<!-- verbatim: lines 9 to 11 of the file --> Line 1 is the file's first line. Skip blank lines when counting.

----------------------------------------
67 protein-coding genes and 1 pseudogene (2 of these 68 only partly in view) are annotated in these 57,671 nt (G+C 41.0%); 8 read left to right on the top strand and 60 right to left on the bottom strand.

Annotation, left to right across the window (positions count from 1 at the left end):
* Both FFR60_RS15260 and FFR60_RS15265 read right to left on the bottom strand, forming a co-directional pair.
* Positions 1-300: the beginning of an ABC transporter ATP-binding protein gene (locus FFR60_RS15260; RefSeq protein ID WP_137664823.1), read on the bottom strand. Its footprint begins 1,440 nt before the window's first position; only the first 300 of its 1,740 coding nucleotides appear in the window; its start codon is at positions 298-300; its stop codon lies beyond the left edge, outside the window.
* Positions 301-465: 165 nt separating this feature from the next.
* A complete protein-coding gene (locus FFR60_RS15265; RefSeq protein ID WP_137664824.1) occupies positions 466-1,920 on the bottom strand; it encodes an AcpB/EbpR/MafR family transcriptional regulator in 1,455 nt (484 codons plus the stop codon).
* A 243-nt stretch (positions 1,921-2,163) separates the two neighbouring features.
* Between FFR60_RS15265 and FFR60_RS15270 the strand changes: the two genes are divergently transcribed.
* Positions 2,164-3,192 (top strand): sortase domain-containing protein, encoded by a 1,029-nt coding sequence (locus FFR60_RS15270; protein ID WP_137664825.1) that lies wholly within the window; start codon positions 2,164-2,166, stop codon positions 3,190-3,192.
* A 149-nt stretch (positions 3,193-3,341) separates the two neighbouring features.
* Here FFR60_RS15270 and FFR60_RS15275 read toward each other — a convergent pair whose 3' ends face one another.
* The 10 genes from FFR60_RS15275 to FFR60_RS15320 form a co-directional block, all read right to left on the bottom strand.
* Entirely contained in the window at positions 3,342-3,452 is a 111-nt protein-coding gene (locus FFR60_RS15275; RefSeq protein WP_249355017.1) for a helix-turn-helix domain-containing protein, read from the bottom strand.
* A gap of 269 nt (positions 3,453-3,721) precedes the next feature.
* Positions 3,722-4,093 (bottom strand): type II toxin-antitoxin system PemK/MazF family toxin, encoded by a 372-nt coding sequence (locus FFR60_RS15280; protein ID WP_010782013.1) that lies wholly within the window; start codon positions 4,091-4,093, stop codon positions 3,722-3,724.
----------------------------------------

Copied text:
* Positions 2,164-3,192 (top strand): sortase domain-containing protein, encoded by a 1,029-nt coding sequence (locus FFR60_RS15270; protein ID WP_137664825.1) that lies wholly within the window; start codon positions 2,164-2,166, stop codon positions 3,190-3,192.
* A 149-nt stretch (positions 3,193-3,341) separates the two neighbouring features.
* Here FFR60_RS15270 and FFR60_RS15275 read toward each other — a convergent pair whose 3' ends face one another.